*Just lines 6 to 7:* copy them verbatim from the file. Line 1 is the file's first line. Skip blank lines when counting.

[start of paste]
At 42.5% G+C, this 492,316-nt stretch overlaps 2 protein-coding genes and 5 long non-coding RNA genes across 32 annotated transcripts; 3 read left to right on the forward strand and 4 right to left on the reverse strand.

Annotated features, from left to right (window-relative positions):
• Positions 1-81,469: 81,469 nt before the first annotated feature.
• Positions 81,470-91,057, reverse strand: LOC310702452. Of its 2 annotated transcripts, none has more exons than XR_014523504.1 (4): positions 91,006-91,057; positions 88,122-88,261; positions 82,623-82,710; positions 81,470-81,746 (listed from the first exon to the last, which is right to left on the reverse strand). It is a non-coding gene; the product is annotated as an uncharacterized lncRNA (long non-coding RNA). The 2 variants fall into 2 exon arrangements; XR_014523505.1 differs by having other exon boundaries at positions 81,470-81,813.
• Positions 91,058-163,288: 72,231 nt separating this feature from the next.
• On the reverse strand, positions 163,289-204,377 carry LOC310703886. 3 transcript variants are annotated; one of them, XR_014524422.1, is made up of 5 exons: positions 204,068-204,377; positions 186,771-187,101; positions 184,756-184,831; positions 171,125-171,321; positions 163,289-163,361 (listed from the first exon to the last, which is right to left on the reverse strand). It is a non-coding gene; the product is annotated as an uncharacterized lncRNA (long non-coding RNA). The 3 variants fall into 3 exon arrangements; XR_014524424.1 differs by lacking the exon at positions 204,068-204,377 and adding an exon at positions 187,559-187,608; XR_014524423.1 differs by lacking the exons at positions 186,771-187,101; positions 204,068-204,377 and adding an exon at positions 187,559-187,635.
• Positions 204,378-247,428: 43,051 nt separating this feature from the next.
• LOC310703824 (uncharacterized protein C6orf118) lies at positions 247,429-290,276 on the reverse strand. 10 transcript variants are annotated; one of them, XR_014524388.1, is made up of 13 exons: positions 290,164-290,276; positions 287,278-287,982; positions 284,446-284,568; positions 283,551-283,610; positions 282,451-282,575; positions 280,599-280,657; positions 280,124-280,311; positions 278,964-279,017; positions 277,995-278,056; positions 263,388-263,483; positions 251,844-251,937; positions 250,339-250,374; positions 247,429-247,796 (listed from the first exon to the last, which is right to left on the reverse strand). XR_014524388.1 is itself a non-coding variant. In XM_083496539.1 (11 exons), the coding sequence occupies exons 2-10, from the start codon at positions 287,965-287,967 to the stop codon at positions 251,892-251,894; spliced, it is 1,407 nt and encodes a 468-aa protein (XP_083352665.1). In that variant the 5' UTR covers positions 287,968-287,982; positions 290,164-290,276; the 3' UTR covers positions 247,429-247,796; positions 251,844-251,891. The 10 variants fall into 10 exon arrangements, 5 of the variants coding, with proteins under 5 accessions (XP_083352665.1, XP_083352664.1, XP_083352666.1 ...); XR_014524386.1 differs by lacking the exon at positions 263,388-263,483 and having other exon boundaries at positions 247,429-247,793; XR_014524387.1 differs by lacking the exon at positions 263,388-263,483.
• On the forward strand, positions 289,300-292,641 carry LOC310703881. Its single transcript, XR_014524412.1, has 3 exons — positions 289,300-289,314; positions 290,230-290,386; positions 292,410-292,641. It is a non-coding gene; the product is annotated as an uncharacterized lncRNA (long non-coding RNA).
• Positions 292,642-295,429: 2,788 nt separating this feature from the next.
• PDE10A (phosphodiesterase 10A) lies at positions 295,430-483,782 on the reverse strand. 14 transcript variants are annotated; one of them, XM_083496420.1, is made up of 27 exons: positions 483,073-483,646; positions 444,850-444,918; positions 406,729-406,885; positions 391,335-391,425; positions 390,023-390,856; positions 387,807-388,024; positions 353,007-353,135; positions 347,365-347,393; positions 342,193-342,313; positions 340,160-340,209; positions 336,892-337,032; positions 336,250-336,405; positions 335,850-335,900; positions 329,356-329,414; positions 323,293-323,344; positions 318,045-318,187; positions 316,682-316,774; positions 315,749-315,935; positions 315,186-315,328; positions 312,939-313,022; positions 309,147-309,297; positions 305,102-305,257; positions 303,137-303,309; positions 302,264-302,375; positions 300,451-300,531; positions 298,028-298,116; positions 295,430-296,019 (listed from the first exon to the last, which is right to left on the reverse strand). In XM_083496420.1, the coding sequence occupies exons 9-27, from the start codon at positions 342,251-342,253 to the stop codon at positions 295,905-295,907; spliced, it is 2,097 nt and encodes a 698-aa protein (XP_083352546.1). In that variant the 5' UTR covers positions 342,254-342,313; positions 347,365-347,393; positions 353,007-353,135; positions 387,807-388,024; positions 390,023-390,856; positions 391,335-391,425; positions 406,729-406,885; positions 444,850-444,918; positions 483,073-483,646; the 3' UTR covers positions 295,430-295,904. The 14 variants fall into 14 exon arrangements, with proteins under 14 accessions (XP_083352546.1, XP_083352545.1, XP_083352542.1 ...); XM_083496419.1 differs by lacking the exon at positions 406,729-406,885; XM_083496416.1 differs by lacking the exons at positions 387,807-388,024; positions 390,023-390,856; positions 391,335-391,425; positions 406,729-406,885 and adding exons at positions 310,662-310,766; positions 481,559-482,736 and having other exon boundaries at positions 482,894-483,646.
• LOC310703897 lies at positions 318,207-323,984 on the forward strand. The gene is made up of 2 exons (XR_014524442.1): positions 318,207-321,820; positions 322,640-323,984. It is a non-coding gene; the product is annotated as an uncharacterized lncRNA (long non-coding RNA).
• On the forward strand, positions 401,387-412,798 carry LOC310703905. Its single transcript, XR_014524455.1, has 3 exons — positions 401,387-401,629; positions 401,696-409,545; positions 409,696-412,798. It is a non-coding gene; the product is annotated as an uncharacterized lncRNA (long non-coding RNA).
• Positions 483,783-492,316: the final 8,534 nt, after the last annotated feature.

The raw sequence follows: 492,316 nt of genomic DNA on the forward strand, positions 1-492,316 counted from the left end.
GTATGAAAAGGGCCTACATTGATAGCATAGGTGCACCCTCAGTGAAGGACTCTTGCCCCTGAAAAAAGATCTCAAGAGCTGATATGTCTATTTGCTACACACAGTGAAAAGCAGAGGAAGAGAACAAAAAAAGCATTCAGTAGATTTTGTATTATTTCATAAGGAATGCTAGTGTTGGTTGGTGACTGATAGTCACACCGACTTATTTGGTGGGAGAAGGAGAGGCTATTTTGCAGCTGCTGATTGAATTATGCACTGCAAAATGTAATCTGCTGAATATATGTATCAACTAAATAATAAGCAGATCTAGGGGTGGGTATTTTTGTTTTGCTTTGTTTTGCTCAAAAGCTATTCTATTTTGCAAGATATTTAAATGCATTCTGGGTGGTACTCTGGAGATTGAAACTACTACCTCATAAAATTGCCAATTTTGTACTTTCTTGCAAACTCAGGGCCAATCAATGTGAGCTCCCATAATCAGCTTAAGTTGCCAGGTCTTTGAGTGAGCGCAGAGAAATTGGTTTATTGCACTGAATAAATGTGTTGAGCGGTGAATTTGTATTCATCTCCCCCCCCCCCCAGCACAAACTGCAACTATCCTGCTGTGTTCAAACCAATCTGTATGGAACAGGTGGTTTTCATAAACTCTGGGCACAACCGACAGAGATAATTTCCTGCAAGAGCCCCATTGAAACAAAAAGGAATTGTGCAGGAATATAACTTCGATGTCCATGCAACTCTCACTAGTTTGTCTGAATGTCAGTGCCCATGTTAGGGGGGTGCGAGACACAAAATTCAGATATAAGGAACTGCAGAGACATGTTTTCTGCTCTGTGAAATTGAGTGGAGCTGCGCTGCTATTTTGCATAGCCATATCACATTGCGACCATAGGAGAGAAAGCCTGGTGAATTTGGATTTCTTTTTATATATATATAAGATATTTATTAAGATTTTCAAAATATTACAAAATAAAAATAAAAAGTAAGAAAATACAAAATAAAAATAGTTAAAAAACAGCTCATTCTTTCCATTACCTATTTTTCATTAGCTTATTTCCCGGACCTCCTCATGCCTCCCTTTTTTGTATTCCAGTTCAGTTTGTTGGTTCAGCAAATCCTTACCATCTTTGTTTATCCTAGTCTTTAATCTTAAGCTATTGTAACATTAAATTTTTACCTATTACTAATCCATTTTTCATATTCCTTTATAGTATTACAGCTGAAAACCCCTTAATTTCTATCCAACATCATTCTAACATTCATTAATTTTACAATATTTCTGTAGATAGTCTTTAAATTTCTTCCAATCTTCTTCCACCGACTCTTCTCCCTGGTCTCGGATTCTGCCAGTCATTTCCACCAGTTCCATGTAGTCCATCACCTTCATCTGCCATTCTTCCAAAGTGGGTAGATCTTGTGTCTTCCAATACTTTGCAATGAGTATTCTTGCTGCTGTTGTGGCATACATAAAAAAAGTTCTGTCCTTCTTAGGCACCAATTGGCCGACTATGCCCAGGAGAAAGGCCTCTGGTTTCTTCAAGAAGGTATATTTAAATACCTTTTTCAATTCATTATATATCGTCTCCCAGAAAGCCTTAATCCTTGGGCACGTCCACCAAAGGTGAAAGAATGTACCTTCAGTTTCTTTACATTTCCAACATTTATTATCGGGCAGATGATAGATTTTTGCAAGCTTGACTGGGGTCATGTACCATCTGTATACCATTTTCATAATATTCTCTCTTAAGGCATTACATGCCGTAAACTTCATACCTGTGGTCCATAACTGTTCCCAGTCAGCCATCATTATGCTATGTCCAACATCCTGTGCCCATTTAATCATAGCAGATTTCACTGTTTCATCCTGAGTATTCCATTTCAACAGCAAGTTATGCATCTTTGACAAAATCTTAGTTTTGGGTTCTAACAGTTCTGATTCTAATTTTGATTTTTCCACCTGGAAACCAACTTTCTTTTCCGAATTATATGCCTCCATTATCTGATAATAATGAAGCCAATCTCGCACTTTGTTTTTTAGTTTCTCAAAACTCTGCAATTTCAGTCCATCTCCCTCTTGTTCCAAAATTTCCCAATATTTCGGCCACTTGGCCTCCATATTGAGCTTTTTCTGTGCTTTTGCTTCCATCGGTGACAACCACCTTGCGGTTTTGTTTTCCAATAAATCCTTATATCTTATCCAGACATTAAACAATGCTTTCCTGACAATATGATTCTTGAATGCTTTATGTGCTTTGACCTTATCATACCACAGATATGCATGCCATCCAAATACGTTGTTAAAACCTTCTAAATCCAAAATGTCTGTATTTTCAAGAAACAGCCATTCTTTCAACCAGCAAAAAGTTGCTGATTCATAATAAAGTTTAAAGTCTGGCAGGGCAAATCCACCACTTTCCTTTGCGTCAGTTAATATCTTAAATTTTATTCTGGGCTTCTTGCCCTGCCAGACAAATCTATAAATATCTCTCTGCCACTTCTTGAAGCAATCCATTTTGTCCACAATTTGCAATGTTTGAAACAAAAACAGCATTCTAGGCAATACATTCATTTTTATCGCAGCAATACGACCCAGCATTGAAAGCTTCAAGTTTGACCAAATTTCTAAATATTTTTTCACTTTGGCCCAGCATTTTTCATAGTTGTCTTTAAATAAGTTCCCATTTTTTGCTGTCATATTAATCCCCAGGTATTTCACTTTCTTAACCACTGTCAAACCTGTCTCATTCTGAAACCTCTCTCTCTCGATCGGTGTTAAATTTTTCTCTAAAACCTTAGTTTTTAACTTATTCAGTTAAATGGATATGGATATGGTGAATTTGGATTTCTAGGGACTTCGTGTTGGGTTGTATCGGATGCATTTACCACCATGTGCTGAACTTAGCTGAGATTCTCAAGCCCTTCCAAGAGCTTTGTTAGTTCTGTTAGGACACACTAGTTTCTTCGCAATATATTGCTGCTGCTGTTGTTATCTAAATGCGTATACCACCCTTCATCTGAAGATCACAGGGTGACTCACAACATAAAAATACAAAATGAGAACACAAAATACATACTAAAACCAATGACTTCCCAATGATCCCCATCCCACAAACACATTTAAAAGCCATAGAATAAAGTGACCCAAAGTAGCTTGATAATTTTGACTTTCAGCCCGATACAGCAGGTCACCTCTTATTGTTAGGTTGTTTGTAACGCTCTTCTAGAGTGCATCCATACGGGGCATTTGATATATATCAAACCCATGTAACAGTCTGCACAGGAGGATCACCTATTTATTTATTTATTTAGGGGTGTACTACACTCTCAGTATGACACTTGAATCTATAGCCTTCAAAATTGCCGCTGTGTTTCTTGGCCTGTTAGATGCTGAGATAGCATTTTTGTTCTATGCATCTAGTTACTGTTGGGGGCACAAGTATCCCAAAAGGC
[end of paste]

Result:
• On the reverse strand, positions 163,289-204,377 carry LOC310703886. 3 transcript variants are annotated; one of them, XR_014524422.1, is made up of 5 exons: positions 204,068-204,377; positions 186,771-187,101; positions 184,756-184,831; positions 171,125-171,321; positions 163,289-163,361 (listed from the first exon to the last, which is right to left on the reverse strand). It is a non-coding gene; the product is annotated as an uncharacterized lncRNA (long non-coding RNA). The 3 variants fall into 3 exon arrangements; XR_014524424.1 differs by lacking the exon at positions 204,068-204,377 and adding an exon at positions 187,559-187,608; XR_014524423.1 differs by lacking the exons at positions 186,771-187,101; positions 204,068-204,377 and adding an exon at positions 187,559-187,635.
• Positions 204,378-247,428: 43,051 nt separating this feature from the next.